Another form in which the four electrodes are combined together in one probe is shown in FIG. 4 where the electrode 11 is a graphite cylinder containing two coaxial stainless steel cylinders, one inside the other, forming electrodes 12 and 13, and the electrode 14 is a coaxial graphite rod inside the cylinder 13.

In operation, the probes of FIG. 3 (or that of FIG. 4) are held firmly against the surface of the food and the extent of the spoilage is indicated by the meter 24 which has previously been calibrated in terms of food condition, quality factor, or phase angle. FIG. 5 shows a typical relationship between Q- value and days in ice post mortem for a fish.

Except in the case of measurements made with the probe assembly shown in FIG. 4, the indications will depend to some extent on whether or not there is some structural orientation in the sample. In such cases the centers of contact of the potential electrodes should lie on a line of predetermined orientation with respect to the biological structure of the food. In the case of fish, orientation is conveniently fixed by aligning the probe centers parallel with the lateral axis of the fish.

Where whole fish are tested, the meter indication obtained will depend largely on the Q factor of the skin of the fish, a different result being obtained if its flesh alone is measured. An allowance must therefore be made, in determining condition, for whether whole fish or flesh samples are measured.

In testing samples of material having a dry outer surface, such as meat or poultry carcasses, measurements should be made on structured tissue. This may involve either cutting the material to expose this tissue or inserting the electrodes 12 and 13 into the tissue through the surface.

The probes of FIGS. 3 and 4 can be used to measure the resistance of a sample, by measuring the voltage between the electrodes 12 and 13, and the current passed between the electrodes 11 and 14. Clearly capacitance can be calculated from the measured phase angle. Instead the potential between the electrodes 12 and 13 can be applied to a differential amplifier. The resultant signal can then be used as a reference signal in two phase sensitive detectors. One detector receives the voltage between the electrode 13 and earth, and the other receives the same voltage after a phase shift of 90. The output signals of the detectors are then representative of the resistive and capacitive components of the impedance of the sample.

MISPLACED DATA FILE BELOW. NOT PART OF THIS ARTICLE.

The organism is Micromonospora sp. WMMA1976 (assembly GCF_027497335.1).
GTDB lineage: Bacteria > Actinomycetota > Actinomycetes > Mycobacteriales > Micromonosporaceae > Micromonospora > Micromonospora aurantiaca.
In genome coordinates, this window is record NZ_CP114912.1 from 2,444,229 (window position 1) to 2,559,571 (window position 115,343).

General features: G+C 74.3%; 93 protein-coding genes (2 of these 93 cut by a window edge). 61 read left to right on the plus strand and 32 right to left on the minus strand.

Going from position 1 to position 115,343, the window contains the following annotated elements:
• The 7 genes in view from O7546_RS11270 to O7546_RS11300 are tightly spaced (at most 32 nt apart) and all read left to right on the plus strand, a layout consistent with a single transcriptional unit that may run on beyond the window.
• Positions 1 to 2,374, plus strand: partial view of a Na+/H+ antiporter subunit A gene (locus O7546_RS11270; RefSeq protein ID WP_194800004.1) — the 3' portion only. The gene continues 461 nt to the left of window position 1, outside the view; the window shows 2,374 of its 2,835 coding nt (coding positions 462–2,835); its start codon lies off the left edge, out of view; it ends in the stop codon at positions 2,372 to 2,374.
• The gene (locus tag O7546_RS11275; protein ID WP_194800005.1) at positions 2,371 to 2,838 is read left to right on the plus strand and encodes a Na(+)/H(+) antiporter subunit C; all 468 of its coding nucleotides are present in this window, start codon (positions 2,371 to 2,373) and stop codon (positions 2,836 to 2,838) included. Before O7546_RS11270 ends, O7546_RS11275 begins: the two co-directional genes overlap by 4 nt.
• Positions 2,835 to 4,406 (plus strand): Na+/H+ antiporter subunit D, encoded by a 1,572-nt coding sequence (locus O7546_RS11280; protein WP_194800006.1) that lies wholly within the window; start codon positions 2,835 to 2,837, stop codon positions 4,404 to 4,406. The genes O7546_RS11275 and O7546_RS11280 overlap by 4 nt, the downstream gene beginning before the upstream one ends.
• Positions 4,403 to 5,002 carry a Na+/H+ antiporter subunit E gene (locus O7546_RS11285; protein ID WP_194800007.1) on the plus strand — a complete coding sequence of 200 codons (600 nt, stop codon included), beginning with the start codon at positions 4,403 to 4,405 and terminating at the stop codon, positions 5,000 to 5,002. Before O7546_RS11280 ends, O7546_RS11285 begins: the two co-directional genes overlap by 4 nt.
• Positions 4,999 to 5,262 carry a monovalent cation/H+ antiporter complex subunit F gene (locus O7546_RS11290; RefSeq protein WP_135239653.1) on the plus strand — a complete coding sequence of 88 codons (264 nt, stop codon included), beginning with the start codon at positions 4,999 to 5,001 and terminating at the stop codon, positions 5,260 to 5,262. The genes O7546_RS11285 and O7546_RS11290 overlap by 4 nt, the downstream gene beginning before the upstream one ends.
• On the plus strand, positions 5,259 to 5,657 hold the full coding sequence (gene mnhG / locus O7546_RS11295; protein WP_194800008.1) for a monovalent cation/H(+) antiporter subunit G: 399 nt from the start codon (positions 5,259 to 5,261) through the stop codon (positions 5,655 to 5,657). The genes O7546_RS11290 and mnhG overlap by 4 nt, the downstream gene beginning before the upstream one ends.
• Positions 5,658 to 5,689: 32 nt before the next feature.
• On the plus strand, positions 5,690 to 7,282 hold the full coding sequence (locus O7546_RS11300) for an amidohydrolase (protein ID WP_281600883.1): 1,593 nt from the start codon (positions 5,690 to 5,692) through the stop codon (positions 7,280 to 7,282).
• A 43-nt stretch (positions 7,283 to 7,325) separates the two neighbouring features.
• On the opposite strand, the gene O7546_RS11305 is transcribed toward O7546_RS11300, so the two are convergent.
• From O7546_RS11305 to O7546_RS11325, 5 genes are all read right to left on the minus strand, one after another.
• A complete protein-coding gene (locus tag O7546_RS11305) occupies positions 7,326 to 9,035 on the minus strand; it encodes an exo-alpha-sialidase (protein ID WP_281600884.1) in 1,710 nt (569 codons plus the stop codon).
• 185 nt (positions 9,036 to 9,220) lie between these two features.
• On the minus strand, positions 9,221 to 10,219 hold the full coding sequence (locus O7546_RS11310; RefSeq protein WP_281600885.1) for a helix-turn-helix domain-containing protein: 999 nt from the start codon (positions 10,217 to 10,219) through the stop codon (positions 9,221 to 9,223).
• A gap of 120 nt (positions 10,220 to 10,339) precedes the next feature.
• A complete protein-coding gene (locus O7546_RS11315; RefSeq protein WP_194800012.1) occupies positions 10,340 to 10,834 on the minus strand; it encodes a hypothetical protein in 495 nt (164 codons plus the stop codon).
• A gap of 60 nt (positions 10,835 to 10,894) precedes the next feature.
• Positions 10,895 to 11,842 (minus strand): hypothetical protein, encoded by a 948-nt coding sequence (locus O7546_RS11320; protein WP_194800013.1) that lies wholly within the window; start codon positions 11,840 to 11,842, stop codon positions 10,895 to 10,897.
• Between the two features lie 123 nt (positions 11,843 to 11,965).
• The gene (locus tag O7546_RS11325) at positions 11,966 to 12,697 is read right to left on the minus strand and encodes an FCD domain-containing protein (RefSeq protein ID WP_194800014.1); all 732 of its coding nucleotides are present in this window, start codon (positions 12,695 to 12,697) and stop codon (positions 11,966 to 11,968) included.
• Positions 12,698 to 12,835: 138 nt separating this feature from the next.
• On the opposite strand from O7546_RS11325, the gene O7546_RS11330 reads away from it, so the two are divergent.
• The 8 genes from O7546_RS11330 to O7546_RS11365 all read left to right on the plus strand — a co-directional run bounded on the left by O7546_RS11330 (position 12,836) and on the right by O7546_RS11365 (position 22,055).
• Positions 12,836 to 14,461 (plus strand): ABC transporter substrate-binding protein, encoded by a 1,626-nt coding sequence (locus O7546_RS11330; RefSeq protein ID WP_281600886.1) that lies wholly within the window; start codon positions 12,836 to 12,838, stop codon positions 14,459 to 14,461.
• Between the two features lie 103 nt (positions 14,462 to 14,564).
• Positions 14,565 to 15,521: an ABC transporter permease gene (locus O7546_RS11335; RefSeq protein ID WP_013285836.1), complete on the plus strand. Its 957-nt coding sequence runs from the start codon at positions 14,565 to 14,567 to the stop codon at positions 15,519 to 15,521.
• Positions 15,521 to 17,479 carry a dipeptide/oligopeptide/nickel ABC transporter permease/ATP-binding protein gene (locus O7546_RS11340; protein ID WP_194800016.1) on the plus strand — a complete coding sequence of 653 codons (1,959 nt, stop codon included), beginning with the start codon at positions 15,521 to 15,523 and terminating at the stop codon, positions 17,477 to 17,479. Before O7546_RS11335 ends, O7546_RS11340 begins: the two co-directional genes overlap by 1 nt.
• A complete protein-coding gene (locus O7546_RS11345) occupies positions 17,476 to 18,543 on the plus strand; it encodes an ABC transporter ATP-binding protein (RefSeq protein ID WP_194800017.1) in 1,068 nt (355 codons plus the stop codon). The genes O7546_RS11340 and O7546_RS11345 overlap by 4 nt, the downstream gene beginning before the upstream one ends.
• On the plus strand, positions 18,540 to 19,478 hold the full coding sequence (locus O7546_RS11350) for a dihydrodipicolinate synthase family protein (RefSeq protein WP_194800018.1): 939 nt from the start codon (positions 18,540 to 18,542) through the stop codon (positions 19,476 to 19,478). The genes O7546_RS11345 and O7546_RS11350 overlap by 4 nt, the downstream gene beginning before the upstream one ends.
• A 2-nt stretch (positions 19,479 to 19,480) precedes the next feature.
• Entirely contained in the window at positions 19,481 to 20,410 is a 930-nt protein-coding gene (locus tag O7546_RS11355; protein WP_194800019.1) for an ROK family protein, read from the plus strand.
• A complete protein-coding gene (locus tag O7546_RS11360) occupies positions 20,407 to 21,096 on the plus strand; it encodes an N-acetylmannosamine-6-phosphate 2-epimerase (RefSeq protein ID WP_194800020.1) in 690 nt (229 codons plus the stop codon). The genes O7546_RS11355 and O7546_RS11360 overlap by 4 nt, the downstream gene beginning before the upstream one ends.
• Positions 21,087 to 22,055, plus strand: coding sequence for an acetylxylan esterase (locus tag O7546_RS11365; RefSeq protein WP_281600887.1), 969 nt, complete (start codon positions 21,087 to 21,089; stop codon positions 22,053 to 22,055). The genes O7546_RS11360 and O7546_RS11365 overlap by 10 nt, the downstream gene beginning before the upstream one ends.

Although apparatus for finding the extent of spoilage in fish has been specifically described, the invention is not limited to this apparatus (including the various electrode assemblies) and the methods specifically described.

We claim:

1. Apparatus for determining the condition of a sample of a specified food, including first and second pairs of electrodes adapted to make contact with a sample of food, means for passing a current between the first pair of electrodes, sensing means for sensing the potential between the electrodes of the second pair without drawing sufficient current to cause substantial interfacial polarization between the electrodes of the second pair and the sample, and means for deriving, from the current and the potential, signals representative of an attribute of the sample which depends on at least one of the said dielectric properties of the food, including measuring means for measuring the phase angle 4: of the sample by determining the phase angle between the current and the potential.

2. Apparatus according to claim 1 wherein the measuring means includes means for deriving a voltage in phase with the current, delay means for changing the phase angle of the voltage by 90 to provide a gate control signal, and a gate circuit coupled to the delay means and the sensing means to be opened wherever the gate control signal has a predetermined polarity, to allow a signal in phase with the potential between the electrodes of the second pair to pass to integrating and indicating means.